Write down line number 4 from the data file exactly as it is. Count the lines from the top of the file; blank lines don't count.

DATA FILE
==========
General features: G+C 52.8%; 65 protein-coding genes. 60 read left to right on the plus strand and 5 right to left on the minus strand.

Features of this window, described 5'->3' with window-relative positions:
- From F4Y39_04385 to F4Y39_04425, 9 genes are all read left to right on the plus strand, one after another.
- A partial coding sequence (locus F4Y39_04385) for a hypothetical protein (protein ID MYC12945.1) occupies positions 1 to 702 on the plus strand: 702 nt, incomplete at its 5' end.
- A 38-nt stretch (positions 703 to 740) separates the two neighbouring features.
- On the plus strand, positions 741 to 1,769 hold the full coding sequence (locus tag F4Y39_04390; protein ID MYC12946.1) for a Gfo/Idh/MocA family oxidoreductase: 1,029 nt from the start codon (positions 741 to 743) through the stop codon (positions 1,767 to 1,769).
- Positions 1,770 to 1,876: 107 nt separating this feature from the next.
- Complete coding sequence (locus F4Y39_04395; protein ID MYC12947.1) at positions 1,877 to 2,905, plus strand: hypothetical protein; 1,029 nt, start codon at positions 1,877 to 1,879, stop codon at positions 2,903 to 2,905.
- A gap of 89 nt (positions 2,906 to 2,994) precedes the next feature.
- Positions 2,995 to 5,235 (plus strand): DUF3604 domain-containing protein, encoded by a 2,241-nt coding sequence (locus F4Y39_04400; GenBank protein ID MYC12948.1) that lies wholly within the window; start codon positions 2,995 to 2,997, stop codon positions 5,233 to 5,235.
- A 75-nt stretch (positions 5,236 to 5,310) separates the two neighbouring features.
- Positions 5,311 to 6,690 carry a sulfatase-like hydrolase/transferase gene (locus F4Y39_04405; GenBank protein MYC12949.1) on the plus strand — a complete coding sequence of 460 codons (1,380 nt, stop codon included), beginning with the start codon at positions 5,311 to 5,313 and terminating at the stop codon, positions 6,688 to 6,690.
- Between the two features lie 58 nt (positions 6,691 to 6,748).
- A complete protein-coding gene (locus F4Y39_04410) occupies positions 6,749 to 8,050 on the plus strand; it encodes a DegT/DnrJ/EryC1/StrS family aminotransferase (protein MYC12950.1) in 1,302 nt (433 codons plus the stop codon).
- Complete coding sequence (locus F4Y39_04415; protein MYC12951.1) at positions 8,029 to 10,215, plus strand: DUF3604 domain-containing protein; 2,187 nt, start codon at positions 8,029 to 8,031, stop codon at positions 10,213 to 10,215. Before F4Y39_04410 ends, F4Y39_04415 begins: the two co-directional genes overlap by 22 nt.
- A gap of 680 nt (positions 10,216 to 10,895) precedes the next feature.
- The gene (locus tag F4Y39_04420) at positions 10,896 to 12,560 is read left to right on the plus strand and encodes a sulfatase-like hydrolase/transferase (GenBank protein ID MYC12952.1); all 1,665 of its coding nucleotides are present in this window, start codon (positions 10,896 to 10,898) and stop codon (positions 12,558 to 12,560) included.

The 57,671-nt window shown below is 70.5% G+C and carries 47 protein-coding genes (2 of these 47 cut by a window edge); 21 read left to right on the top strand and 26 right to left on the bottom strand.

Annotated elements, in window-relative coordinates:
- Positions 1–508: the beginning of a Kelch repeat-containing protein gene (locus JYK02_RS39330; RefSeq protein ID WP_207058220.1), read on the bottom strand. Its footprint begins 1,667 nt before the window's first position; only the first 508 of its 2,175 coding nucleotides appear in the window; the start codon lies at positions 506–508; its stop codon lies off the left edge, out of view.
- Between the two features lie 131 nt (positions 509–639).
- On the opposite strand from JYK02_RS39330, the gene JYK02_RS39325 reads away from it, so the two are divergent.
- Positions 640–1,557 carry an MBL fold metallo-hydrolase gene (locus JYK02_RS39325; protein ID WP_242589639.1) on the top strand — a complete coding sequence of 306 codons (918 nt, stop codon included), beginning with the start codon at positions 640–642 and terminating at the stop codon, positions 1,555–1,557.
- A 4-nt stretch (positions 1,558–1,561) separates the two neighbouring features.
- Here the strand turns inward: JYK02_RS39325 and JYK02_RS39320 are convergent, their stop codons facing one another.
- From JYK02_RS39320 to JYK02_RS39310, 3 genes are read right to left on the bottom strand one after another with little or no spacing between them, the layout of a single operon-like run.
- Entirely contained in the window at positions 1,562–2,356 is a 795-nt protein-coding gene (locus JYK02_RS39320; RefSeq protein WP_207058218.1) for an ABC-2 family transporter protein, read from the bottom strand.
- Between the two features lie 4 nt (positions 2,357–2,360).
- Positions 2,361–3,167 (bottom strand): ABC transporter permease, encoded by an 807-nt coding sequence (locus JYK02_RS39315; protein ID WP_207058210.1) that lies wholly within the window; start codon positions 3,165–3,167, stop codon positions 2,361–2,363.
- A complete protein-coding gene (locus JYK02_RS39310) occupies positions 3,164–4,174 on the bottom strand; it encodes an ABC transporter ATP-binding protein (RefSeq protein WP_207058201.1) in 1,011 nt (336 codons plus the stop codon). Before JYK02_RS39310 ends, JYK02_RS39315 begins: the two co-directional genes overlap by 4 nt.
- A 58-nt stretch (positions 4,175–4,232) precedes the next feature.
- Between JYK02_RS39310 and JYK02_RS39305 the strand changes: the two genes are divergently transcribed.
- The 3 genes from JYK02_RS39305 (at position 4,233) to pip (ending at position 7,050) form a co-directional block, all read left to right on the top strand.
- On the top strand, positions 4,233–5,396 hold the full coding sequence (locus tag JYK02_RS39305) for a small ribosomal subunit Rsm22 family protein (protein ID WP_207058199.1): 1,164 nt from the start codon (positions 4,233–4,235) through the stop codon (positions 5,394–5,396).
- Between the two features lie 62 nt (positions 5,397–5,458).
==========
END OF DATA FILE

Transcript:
- A partial coding sequence (locus F4Y39_04385) for a hypothetical protein (protein ID MYC12945.1) occupies positions 1 to 702 on the plus strand: 702 nt, incomplete at its 5' end.